How to make hot chocolate bombs using a 3 part mold

My favorite way to make hot chocolate bombs is to use a 3 part mold. These molds are made of PET, which is a food safe, BPA-free recyclable plastic. Each hole is filled and pressed to create an even piece of chocolate every time, which gives a consistent look for your finished chocolate bombs.

Three part molds are fairly new for making hot chocolate bombs. Due to their design, they offer a high amount of precision, which is useful if you have to make lots of bombs. They do have a small learning curve, but I'll walk you through every step.

These molds can come in many different shapes to create hollow chocolate forms, and I am going to show you how to use the 70mm (2.75inch) size. This size refers to the diameter of the completed sphere and is perfect for fitting into a regular coffee me. I got mine from Amazon here (be sure to select 70mm).

Each 3 part mold contains three cavities.

Each mold also comes with 3 very thin inserts. The name "3 part" comes from a top piece, the inserts, and a bottom piece. Because they are made of plastic, they cannot be heated or placed in the dishwasher. It's recommended that between usages its wiped clean with a paper towel to remove residue.

Here's a video tutorial showing exactly what this mold is, how to fill it, and remove chocolate spheres to make the bombs.

If you're looking for tools you need to make the bombs, as well as chocolate types to use, or shipping questions, check out my "Hot chocolate bombs: your complete guide" post, which covers covers more of the basic questions around hot chocolate bombs.

First, let's go over some common questions I get about using a 3 part mold.

When I heat my chocolate it's thick/clumpy/not fluid...what's going on?

Compound chocolate has this really interesting characteristic that when it gets really hot it thickens up. It sounds counter-intuitive, because I want to think that as we "melt" ingredients, they should get more runny. It's a pretty simple fix - you didn't burn your chocolate (until you see that it has black spots, in which you will have to throw it out.) You just have to let it cool down. The ideal working temperature for most compound chocolates is around 100F (32C). You don't need a thermometer at all to work with compound chocolate - but just wait until it cools by gently stirring it in your bowl. It will go back to it's fluid state, I promise.

If you really want to heat up your chocolate, you can caramelize your white chocolate, which is insanely yummy. Even though compound chocolate is not real chocolate, it still works! (Some people believe that caramelized white chocolate is dependent on the cocoa butter content, but it's really dependent on the presence of sugar ;) )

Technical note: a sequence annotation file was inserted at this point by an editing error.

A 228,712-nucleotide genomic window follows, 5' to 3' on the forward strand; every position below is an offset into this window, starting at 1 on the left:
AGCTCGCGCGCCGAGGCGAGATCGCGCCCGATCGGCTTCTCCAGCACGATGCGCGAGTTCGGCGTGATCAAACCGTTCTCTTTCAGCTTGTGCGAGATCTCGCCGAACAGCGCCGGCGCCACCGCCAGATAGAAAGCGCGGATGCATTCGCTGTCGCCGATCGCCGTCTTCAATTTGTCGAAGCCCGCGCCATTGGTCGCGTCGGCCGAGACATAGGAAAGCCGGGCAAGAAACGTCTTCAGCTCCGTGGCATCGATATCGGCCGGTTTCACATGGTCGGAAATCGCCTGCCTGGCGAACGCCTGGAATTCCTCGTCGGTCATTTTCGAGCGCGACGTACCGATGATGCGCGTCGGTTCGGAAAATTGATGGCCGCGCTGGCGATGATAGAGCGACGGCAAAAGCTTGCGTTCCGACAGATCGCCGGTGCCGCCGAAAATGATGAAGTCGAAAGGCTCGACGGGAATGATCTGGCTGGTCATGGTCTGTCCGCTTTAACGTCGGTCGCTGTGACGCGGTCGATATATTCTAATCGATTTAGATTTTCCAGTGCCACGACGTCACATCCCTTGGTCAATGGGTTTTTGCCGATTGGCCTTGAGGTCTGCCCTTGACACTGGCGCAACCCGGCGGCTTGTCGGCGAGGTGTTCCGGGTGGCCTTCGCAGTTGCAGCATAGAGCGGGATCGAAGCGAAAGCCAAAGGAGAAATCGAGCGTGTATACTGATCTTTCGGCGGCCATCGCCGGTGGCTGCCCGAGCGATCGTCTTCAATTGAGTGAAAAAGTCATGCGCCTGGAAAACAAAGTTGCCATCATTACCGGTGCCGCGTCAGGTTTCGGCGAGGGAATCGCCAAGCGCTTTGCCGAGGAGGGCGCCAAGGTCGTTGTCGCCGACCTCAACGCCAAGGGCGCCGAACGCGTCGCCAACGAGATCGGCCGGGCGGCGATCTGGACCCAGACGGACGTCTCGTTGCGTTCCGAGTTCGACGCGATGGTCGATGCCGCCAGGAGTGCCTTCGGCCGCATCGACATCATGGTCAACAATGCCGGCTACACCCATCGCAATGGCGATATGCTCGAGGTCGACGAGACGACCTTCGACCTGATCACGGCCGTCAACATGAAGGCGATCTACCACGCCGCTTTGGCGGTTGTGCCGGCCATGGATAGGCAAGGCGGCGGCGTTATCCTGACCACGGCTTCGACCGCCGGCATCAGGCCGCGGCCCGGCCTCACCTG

Why can't I get my chocolate out of the 3 part mold?

This is probably the number issue with these molds. As chocolate cools, it naturally contracts or shrinks as it hardens. This happens with real chocolate, and probably with compound chocolate as well. (Compound chocolate has different fats, so I'm not totally sure, but it acts similar to real chocolate)

If you have trouble removing the chocolate easily, it is because the chocolate has not set completely. The first time I used these molds I could not, for the life of me, get them out. Turns out I wasn't being patient enough in letting them set completely.

If all else fails put your molds with the compound chocolate in them in the freezer. It was almost comical how easy they were to take out when set completely.

My chocolate melts in my hands when I work with it! How do I fix this?

Warm hands, warm heart! But yeah, problematic when working with chocolate. Some people swear by keeping ice nearby to chill their hands when working with chocolate, some people wear gloves. Both those methods can help. You can also try to touch the chocolate as little as possible. Compound chocolate has a higher melting temp than real chocolate (which coincidentally melts at body temp - a key feature as to why it melts in your mouth so wonderfully when you eat it) so at least we have that to our advantage. So when you pop them out of the mold, do it onto the counter top and then use the silicone muffin cups to handle your chocolates.

Here's another tutorial using this mold to make a set of planet bombs:

These were probably my favorite ones of all the bombs I made.

If you'd like to see more, I've created over 15 tutorials on different ways to make hot chocolate bombs. You can check out those videos on my YouTube channel here.


Hi! I'm Adriana.

I built this site for the curious home baker. I'm a huge science + tech nerd; you'll feel right at home if you like exploring and experimenting in the kitchen too.

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